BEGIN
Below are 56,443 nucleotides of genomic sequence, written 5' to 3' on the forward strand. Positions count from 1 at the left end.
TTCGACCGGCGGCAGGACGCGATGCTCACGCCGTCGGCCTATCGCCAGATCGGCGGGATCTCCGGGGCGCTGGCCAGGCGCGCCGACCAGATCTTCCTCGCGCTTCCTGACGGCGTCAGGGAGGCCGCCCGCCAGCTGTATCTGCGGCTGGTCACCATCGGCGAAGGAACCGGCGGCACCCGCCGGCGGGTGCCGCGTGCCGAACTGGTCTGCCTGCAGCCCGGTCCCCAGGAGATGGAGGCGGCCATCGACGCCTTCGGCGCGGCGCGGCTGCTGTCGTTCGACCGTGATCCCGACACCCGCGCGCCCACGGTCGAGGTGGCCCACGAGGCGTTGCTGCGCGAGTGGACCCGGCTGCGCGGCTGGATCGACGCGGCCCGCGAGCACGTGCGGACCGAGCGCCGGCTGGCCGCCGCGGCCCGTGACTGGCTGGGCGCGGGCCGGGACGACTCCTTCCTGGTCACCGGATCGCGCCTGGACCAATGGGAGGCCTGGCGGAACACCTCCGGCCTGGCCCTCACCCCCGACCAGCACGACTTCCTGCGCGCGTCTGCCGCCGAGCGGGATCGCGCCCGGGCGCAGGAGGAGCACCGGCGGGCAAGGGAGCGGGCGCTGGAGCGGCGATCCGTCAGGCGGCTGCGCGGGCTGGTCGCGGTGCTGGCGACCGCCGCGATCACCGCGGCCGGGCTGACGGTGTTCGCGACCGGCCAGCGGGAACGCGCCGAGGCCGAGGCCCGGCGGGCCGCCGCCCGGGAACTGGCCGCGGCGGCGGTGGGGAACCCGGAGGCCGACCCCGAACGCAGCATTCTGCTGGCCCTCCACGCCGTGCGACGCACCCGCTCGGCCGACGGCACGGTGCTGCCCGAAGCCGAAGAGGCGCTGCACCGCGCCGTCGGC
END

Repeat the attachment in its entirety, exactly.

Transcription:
Below are 56,443 nucleotides of genomic sequence, written 5' to 3' on the forward strand. Positions count from 1 at the left end.
TTCGACCGGCGGCAGGACGCGATGCTCACGCCGTCGGCCTATCGCCAGATCGGCGGGATCTCCGGGGCGCTGGCCAGGCGCGCCGACCAGATCTTCCTCGCGCTTCCTGACGGCGTCAGGGAGGCCGCCCGCCAGCTGTATCTGCGGCTGGTCACCATCGGCGAAGGAACCGGCGGCACCCGCCGGCGGGTGCCGCGTGCCGAACTGGTCTGCCTGCAGCCCGGTCCCCAGGAGATGGAGGCGGCCATCGACGCCTTCGGCGCGGCGCGGCTGCTGTCGTTCGACCGTGATCCCGACACCCGCGCGCCCACGGTCGAGGTGGCCCACGAGGCGTTGCTGCGCGAGTGGACCCGGCTGCGCGGCTGGATCGACGCGGCCCGCGAGCACGTGCGGACCGAGCGCCGGCTGGCCGCCGCGGCCCGTGACTGGCTGGGCGCGGGCCGGGACGACTCCTTCCTGGTCACCGGATCGCGCCTGGACCAATGGGAGGCCTGGCGGAACACCTCCGGCCTGGCCCTCACCCCCGACCAGCACGACTTCCTGCGCGCGTCTGCCGCCGAGCGGGATCGCGCCCGGGCGCAGGAGGAGCACCGGCGGGCAAGGGAGCGGGCGCTGGAGCGGCGATCCGTCAGGCGGCTGCGCGGGCTGGTCGCGGTGCTGGCGACCGCCGCGATCACCGCGGCCGGGCTGACGGTGTTCGCGACCGGCCAGCGGGAACGCGCCGAGGCCGAGGCCCGGCGGGCCGCCGCCCGGGAACTGGCCGCGGCGGCGGTGGGGAACCCGGAGGCCGACCCCGAACGCAGCATTCTGCTGGCCCTCCACGCCGTGCGACGCACCCGCTCGGCCGACGGCACGGTGCTGCCCGAAGCCGAAGAGGCGCTGCACCGCGCCGTCGGC